Reinventing file storage with semantic tagging

Date2name and Appendfilename

The Date2name tool [7] adds the date and timestamps at the beginning of the file name. The command:

date2name "foo bar.txt"

renames the file to 2019-09-26 foo bar.txt.

date2name --withtime "foo bar.txt"

would give you 2019-09-26T14.45 foo bar.txt.

One frequently recurring step when working with files is adding words from the actual file name. If you want to add a description to a photo named 2019-09-26T14.52.36.jpg, use the Appendfilename [8] tool. The following call:

appendfilename --text="foo bar" 2019-09-26T14.52.36.jpg

renames the file to 2019-09-26T14.52.36 foo bar.jpg. Without the --text parameter, the tool waits for text input in interactive mode.

If you wrap the call in a script, as shown in Listing 2, Appendfilename can extend all selected files in a file browser after you enter and confirm the text in the window that appears.

Listing 2

Wrapping Appendfilename

/usr/bin/gnome-terminal \
  --geometry=90x5+330+5 \
  --hide-menubar \
  -x appendfilename "${@}"

Filetags

Like Appendfilename, Filetags [9] adds text to the file name, but without you needing to worry about separators in front of the tags. Both the command in the first line of Listing 3, and the one in the second line result in foo -- bar baz.txt as the file name. The command form in Line 3 converts back to foo.txt.

Listing 3

Adding Tags

$ filetags --text "bar baz" "foo.txt"
$ filetags --text "baz" "foo -- bar.txt"
$ filetags --remove --text "baz bar" "foo -- bar baz.txt"

In interactive mode without the --text parameter, you can remove existing tags by prepending a minus sign: -bar baz removes the bar tag and adds baz.

The tool also suggests tags based on their use in other files in the same directory. These suggestions assign file tags with numbers starting at 1. You can reuse these abbreviations in your input. For example, interactively inputting 1 bar 42 tells the tool to add suggestions 1, 2, and 4 together with the bar tag.

In addition, Filetags offers a tab completion option. To manage this, it is a good idea to create a .filetags file in the current directory or a parent directory. The software searches recursively upwards; the first definition file found wins. This means you can have different definitions for different hierarchies.

The structure of this text file is very simple. Each line consists of one or more tags. If several of them are in one line, Filetags treat them as mutually exclusive. Based on the .filetags file in Listing 4, if you add a tag of foo -- draft.txt to a final file, Filetags will automatically replace the draft tag with final instead of appending it.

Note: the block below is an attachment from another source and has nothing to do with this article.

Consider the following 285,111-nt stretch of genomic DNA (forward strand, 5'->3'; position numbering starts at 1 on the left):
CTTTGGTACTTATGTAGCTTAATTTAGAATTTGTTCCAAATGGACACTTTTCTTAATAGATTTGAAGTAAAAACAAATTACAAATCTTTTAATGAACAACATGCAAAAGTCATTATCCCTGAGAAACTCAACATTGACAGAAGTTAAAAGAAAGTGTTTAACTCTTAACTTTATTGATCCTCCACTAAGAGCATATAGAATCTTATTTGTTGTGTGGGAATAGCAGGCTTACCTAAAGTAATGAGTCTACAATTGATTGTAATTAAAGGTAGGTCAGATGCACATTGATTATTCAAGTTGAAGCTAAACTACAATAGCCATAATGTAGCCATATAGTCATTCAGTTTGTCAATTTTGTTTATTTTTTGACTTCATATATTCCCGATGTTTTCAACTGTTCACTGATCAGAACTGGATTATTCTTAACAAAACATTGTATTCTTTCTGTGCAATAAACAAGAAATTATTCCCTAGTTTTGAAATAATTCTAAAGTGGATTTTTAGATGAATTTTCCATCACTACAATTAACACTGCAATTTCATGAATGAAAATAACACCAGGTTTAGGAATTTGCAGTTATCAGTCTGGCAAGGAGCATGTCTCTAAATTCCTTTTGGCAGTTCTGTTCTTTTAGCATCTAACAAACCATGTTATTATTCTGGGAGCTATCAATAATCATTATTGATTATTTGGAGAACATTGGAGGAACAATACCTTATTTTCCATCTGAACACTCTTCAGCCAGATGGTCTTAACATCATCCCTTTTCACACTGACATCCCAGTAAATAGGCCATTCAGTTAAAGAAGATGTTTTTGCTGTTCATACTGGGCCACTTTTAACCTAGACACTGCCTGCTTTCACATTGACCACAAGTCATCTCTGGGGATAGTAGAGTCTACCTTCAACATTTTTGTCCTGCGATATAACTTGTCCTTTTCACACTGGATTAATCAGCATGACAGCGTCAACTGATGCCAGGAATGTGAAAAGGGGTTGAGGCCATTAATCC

Listing 4

.filetags File

presentations
cheatsheets
cliparts
finance
manuals
templates
draft final submitted

Guessing and Unpacking

The Guessfilename [10] tool, written in Python, helps to rename frequently used file names. Using pattern recognition in the file name and by parsing the contents where necessary, it determines variants for the file names. If your monthly pay slip is sent in the form of a PDF file such as Salary.pdf, it recognizes the Salary character string and the PDF file type by reference to a configured pattern and generates the new file name 2019-09-29 Pay slip September -- finance company.pdf.

It is in the nature of things that you have to adapt Guessfilename to suit your own needs – it is practically just a template for customization. To customize the crucial derive_new_filename_from_old_filename() function, you need basic Python programming skills.

To compensate for the overhead, you can look forward to many simplifications in daily file handling. I use Guessfilename not only for pay slips, but also for audio recordings, digital photos directly from the camera, screenshots, invoices, and other files – wherever programs do not let you configure the file name to suit a desired scheme.

The Guess-target-folder.sh and Move2archive [11] tools take care of the next logical step: moving the files to the appropriate target folder. Both scripts in this form are usually only useful on Unix-style operating systems.

Guess-target-folder.sh is a trivial, but again highly personalized, shell script. Listing 5 outlines the basic mechanism. Move2archive behaves in a very similar way, but it does not support pattern recognition. It simply moves the files to a folder structure, where the directory names consist of an archivepath (like $HOME/archive/) and the year.

Listing 5

Guess-target-folder.sh

# Guess-target-folder.sh
#
file="${1}"
move_file()
{
  file="${1}"
  targetdir="${2}"
  echo "* ${file}\n  ->  ${targetdir}"
  mv "${file}" "${targetdir}"
}
case "${file}" in
  20*Columbo*mp4)
    move_file "${file}" "$HOME/tv/detectivestories/";;
  20*Meter_reading\ Water*pdf)
    move_file "${file}" "$HOME/correspondence/wasser/";;
  *Salary*pdf)
    move_file "${file}" "$HOME/correspondence/company/";;
  *1234567*|*1.234.567*)
    move_file "${file}" "$HOME/correspondence/insurance/";;
esac

The two Python scripts can be installed using Pip3 if required. The particularly annoying integration on Windows systems prompted the development of Integratethis [12], which supports easy integration into Windows Explorer. But there is no reason why it should not be taught how to integrate with Geeqie, Thunar and other interfaces. Appropriate pull requests on Github are welcome.

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